Gossip magazines, vlogs, ‘reality’ TV & social media platforms.
What do all of the above have in common?
They give us the opportunity to watch other people live their lives. To allow our minds to wonder, just for a moment, what our own lives would look like if we had the same influence/wealth/looks/fame/ freedom or power.
There’s a special, almost childlike fascination that grips us when we live vicariously through other people.
“Imagine having so much money!” or “It must be so nice to have a life like that”.
Now, logic would tell you that you can’t sit around keeping track of someone else’s life unless you’ve got an abundance of time & energy on your hands.
Time & energy. Two of the most complained-about resources on Earth. Think about it…time is always going too fast for us and we never have enough energy to do the things that truly matter.
Welcome to the cult of The Sideline Life.
The Price Of Spectatorship
“There’s no such thing as a free lunch” – I’m sure you’ve heard these words before.
If you want something, you’ve got to pay for it. And if it’s something that can’t be bought, you’ll pay for it with your time and energy. With your life.
Because we’ve chosen to devote so much of our time and energy to keeping track of everyone else’s lives, we’ve had to stop living and start watching our own lives from the sidelines.
We know when we’re unfulfilled.
We know when our lives feel meaningless.
We know when we’re destroying our health.
We know when our marriages are burning to the ground around us.
We know when we’ve lost the connections we once had with our kids.
We know when we don’t know where we’re going or what we’re working so hard for.
Here’s the thing though: We never have the time or the energy to do anything about the areas of our lives that need our attention the most.
And until we decide to actively participate in our own lives, we’ll continue paying the price of spectatorship.
Here’s what the payment plan looks like:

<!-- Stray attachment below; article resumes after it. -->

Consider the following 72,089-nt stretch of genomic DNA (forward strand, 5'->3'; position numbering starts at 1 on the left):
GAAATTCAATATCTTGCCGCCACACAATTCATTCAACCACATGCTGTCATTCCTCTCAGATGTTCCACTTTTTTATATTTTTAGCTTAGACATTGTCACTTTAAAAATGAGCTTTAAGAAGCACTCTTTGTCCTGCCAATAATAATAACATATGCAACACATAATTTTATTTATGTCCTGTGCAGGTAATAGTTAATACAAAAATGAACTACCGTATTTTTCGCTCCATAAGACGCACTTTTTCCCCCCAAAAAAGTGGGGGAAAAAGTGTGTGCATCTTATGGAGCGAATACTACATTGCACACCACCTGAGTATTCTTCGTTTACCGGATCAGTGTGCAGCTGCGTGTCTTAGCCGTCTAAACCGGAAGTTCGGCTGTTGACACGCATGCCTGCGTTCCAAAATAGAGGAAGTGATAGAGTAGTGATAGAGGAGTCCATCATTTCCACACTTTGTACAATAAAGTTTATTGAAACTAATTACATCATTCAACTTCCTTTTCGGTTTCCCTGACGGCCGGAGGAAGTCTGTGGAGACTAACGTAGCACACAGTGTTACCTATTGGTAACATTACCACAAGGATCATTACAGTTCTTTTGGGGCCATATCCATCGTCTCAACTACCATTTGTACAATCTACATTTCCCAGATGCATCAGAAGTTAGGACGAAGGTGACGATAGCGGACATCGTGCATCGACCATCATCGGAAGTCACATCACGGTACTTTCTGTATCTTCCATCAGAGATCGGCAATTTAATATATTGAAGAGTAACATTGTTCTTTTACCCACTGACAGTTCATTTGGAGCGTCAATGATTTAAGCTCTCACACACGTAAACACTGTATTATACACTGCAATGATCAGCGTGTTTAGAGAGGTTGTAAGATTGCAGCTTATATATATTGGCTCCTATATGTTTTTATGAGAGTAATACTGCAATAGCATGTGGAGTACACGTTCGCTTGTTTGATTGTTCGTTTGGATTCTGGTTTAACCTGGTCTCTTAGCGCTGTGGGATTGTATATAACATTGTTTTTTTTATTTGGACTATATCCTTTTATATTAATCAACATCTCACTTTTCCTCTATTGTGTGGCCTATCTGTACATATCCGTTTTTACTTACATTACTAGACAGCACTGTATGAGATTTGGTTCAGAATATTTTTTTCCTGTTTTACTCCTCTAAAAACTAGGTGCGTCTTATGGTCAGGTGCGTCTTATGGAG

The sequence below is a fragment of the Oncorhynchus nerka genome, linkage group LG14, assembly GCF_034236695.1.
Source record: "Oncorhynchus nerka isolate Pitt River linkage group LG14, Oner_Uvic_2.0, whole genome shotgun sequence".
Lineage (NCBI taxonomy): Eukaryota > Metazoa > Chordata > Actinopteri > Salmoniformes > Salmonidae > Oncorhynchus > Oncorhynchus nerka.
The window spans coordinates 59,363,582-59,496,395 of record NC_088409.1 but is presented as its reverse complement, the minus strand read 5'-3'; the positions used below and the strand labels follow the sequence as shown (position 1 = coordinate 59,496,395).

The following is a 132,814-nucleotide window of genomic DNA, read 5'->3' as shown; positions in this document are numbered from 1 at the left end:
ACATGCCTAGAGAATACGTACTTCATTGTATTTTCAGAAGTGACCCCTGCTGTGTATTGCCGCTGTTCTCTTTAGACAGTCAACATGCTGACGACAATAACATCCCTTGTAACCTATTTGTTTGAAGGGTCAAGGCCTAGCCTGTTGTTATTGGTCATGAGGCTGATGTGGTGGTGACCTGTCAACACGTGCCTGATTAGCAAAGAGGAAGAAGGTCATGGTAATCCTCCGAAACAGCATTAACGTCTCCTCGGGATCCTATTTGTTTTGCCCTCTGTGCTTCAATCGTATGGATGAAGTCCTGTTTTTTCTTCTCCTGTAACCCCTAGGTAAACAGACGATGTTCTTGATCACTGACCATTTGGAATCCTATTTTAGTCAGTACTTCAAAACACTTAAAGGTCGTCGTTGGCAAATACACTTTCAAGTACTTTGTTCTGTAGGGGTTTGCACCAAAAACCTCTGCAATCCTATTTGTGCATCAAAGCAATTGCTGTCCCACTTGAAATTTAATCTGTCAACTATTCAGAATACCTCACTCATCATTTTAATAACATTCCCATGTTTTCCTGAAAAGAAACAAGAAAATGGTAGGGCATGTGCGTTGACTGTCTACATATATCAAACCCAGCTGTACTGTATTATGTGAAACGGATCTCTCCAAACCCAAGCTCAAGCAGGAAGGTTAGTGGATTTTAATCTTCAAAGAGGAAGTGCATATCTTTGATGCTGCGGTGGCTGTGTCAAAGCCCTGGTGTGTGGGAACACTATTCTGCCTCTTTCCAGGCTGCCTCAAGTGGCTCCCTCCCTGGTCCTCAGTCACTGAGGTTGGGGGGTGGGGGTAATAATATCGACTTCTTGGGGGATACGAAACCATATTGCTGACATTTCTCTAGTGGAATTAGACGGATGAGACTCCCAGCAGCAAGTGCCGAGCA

Instalment #1: You’re Never Good Enough
If you focus long enough on the gilded, polished, perfect images that people portray online or in public, you’ll start to believe that no matter how hard you try, you’ll never be as ‘perfect’. You’ll always finish second-best.
Because you’re trying to run someone else’s race.
Like you, I’ve been blessed with many talents. For example, I love languages and for some reason, I hate working with numbers more than I have to. (I always don’t know why in school, I had to learn how to calculate the area of a trapezium but that’s a discussion for another day)
Anyway, did I try to be the best Maths student in school? No, I became (and still am) intensely devoted to building the gifts that I’ve been given.
I’ll never learn how to split an atom and I’ll never send a rocket to space and I doubt I will ever successfully solve a quadratic equation on the first try.
I don’t really care because I’ve got my own race to run.
Instalment #2: Nothing is Ever Enough
What did you earn over the last 12 months? Write that figure down. Now Google the salary of the CEO of an exchange-listed company.
What was your financial net-worth at age 25? Write it down. Now Google the net-worth of the founders of Facebook & Snapchat.
The feeling that most people experience when doing this exercise is the same feeling you get when you stand on the sidelines and wistfully observe the successes being broadcast on your Instagram feed.
“Must be nice to have all that”
“Imagine a life like that”
If you compare what you have with someone who seemingly has more, you’ll never learn the meaning of ‘enough’.
We’re starving for more but the quest for more is what’s suffocating us.
Instalment #3: Watching is Enough
This is the most dangerous part of this entire equation.
99 times out of 100, spectators never ever take action. They plan, hope, wish, strategise, dream, hold meetings and always use the words “I need to” without ever taking action.
Why? Well, spectating demands all your energy and your time.
And, because we’re collectively in love with the idea of planning to ‘one day’ do something, many of us have come to believe that watching is enough.
Are you living the life you were created for?